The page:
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Cutting-edge tech help researchers unlock enzyme mystery

Australian researchers have used a unique combination of technologies to discover a biochemical mechanism fundamental to life.

The breakthrough could eventually lead to a wave of new products hitting the shelves — from washing detergents to bio-fuel and pharmaceuticals.

University of Adelaide Professor Maria Hrmova headed a research team of scientists from seven countries in the project over a number of years.

It has been published in Nature Communications.

“We were studying a plant protein and we were looking at dissociative pathways, how substrates and products are moving in the active site,” Professor Hrmova said.

“Because these processes are extremely fast, we are talking nanoseconds … it is nearly impossible to follow them in your experiment.

“So you’ve got to combine different techniques and find out how that happens, and we are very lucky to apply a number of biochemical techniques and employ experts from all around the globe and then uncover how the particular enzyme can bind and release reactions, so substrates and products.”

There are up to 80,000 enzymes operating in plant and human bodies at any one time. Their main function is to accelerate biological reactions.

Given the speed at which the process occurs, Professor Hrmova and her team needed to utilise high resolution X-ray crystallography, enzyme kinetics, mass spectrometry, nuclear magnetic resonance spectroscopy and multi-scale 3D molecular modelling tools.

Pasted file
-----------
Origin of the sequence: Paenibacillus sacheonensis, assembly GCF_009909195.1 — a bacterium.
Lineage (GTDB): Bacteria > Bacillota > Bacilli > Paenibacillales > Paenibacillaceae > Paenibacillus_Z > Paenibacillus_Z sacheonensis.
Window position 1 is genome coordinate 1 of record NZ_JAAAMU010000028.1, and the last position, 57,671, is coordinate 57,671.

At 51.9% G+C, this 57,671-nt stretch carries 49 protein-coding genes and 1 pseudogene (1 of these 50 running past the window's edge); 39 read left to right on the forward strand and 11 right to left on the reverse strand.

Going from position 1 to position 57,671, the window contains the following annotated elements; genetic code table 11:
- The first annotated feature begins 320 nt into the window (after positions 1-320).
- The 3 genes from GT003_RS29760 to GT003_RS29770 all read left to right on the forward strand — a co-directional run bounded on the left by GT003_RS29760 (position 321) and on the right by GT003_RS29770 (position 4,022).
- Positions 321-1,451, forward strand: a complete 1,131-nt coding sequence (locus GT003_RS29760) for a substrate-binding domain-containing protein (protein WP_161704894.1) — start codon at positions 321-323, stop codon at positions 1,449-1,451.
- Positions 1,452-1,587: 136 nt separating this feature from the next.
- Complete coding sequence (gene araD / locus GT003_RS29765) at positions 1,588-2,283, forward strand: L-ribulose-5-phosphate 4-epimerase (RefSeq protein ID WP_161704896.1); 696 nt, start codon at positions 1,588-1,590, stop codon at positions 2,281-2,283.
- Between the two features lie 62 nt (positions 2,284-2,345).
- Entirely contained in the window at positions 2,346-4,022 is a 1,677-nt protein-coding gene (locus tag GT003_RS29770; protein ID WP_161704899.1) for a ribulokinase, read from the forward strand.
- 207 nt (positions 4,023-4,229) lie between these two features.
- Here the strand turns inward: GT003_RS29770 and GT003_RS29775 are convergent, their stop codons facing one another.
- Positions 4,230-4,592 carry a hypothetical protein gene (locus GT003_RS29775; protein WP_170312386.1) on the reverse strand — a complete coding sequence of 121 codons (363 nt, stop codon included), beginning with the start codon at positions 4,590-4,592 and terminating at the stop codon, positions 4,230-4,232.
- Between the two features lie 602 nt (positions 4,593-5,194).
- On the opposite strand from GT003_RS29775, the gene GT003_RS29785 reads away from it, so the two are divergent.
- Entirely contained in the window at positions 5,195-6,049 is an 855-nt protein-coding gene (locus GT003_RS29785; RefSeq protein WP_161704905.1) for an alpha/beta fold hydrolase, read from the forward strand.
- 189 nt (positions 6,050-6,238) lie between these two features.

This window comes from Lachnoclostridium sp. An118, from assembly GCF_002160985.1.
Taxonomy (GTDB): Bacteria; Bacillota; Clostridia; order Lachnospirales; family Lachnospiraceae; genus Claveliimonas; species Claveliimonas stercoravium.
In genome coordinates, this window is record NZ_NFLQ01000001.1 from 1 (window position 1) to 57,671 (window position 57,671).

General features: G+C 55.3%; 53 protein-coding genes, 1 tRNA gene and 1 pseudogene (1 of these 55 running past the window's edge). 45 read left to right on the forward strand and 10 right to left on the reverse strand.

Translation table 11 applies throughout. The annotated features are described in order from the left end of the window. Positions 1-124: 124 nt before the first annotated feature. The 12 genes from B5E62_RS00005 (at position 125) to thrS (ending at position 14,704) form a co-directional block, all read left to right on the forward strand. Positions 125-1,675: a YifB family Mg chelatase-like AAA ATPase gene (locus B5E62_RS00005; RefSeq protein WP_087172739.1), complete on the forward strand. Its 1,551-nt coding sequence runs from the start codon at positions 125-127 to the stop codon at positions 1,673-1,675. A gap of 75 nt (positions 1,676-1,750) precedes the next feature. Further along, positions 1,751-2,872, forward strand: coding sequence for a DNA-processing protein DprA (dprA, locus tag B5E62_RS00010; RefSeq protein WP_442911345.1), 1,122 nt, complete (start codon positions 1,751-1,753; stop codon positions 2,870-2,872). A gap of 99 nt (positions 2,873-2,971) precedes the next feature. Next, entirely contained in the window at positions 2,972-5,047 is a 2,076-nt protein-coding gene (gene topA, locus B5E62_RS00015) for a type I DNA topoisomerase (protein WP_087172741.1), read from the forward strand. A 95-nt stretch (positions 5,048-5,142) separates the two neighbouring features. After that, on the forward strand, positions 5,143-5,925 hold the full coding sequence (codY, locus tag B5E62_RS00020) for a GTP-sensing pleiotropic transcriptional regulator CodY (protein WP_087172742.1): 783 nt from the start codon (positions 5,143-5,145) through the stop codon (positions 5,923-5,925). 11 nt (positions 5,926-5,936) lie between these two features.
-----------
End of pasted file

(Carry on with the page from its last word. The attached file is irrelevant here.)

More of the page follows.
“Using computer simulations, we discovered a remarkable phenomenon during initial and final catalytic events near the surface of the plant glucose-processing enzyme. The enzyme formed a cavity which allowed the trapped glucose to escape to allow for the next round of catalysis,” she said.

Professor Hrmova, pictured above, said the availability of new computer software from Spain was key in allowing the team to unlock knowledge on enzyme dynamics that was previously inaccessible.

“We basically discovered this phenomenon something like 10 years ago and we couldn’t explain it,” she said.

“We did not give up, basically and because we were lucky and the software was released last year we could effectively solve the problem.”

Professor Hrmova said the research could lead to the development or manufacture of products through novel forms of bioengineered enzymes in a range of industries, including pharmaceuticals.

She said the research team could now consult biotechnology companies on the discovery to enable the production of specific enzymes for medicines.

The discovery could also be used to create bio-fuels for use in cars or to strengthen washing powders and get rid of stains or dirt.

“Being able to describe these minute and ultra-fast processes — unable to be captured via usual experimental techniques — means we can now work to improve enzyme catalytic rates, stability and product inhibition,” Professor Hrmova said.

“We can now design better proteins, faster proteins, more tolerant proteins.

“These discoveries are made once in a generation.”

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